Green Cemetery Hosts Hawk Release

Over fifty people gathered at Cool Spring Natural Cemetery at Holy Cross Abbey in northeastern Clarke County, Virginia, on Sunday to witness two free spirits soar toward the heavens. But Sunday’s ceremony didn’t involve death, but rather new life, as the Blue Ridge Wildlife Center used the cemetery’s commemoration chapel as a release point for two rehabilitated red-shouldered hawks.

More than 50 people gathered to watch two hawks released at Cool Spring Natural Cemetery at Holy Cross Abbey on Sunday – Photo Edward Leonard

Belinda Burwell, veterinarian and founder of Blue Ridge Wildlife Center in Boyce, Virginia, explained why she decided to release two hawks on Sunday rather than only a single bird as originally planned.

“We decided to release the other juvenile red shouldered hawk on Sunday at the Abbey rather than take him back to Oakton where he was found,” Burwell said. “He was found on the ground with a broken wing under some really peculiar circumstances.”

Blue Ridge Wildlife Center founder Belinda Burwell displays a rehabilitated red-shouldered hawk – Photo Michael Hobert

Burwell said that the young hawk was involved in an accident related to a neighbor’s chicken yard and that the family that found the bird had reservations about whether it was wise to release it back into a potentially dangerous environment. Burwell decided that the Abbey’s 1200 acres of pasture and forest were a good alternative to the hawk’s originally territory.

“This hawk may or may not stay in the area after he is released,” Burwell said. “Part of his challenge will be to find his own hunting territory.”

Burwell said that BRWC works with over 200 species of animal and that the number of injured animals increases every year.

“This year we are seeing a 50% increase in the number of animals coming through our doors,” Burwell said. “Last year we released about 1,000 animals. This year it will be more.”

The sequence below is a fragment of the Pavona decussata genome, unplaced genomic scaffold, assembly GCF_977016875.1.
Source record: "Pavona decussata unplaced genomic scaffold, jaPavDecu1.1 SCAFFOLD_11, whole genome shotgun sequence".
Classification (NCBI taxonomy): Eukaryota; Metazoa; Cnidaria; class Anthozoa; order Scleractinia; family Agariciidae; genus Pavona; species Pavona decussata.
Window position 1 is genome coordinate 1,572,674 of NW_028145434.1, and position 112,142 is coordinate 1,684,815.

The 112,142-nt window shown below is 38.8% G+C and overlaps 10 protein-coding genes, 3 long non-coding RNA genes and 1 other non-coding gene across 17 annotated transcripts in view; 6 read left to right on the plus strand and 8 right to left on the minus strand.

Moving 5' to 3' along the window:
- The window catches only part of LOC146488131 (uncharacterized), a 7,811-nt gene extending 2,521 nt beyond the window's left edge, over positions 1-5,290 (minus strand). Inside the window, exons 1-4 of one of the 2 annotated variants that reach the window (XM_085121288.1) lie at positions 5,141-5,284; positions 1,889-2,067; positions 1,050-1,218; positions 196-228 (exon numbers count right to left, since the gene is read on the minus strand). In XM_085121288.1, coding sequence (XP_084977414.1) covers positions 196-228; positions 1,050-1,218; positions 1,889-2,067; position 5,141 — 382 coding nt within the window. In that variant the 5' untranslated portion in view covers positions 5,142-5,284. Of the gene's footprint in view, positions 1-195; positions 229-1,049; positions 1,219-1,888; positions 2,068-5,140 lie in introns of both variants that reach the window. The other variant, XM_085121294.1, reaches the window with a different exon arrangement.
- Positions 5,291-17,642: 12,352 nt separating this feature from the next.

Burwell said that most of the animals brought to BRWC have become injured, orphaned, or sickened as a consequence of development pressure that has taken place within their habitat. The work of the Blue Ridge Wildlife Center mitigates some of that damage.

Red-shouldered hawk prior to release – Photo Michael Hobert

With the neighboring counties of Loudoun to the east and Frederick to the west becoming increasingly more populated, the Trappist monks of Holy Cross Abbey have recently increased their efforts to sustain not only their rural lifestyle but also the 1,200 acres where the monastery is located. In addition to the 50+ acre “green” cemetery opened in March, the monks have dedicated 150 acres to natural vegetable production and have also increased measures to protect the monastery’s two mile of Shenandoah River frontage.

The monastery’s two-square miles of open space offer an ideal area for releasing not only raptors, but owls as well according to Burwell.

“All of the animals that release play an important role in healthy ecosystems,” Burwell said. “When we release a rehabilitated adult hawk, eagle, or owl, it is very rewarding. This hawk was injured when he was struck by a vehicle on the road, a very unnatural event. It feels very good to be able to help them recover from this kind of accident.”

Trappist monks of Holy Cross Abbey attend hawk release at the monastery’s new green cemetery – Photo Michael Hobert

On Sunday Burwell captivated the onlookers as she reached into a plastic pet carrier and, as if by magic, pulled out the first of the two powerful raptors. Burwell fearlessly allowed the bird’s menacing talons to grip her leather glove while its sharp beak hovered near her unprotected face. Burwell slowly and confidently displayed the bird to the group as she described its lifestyle and habitat needs.

Then, suddenly, the bird seemed to understand that Burwell’s hand offered support and not restraint. With a powerful flap of its wings the bird exploded into the sky leaving several of its molting feathers behind in its wake much to the glee of the applauding crowd.

Within seconds the bird had disappeared into the distance and hopefully far from future encounters with car fenders.

But as rewarding as rehabilitating injured animals can be, it comes with the expense of paying for professional staff and equipment needed to get the job done properly. How expensive is it to rehabilitate a red-tailed hawk?

“It depends on the type of injury, whether they need surgery and radiographs, and how long they need to stay at Center undergoing rehabilitation,” Burwell said. “It may cost anywhere from $200 to $1,000 per bird.”

Photo Michael Hobert

To learn more about the Blue Ridge Wildlife Center visit . To learn about green burial at Holy Cross Abbey please visit

Red-shouldered hawk takes flight – Photo Michael Hobert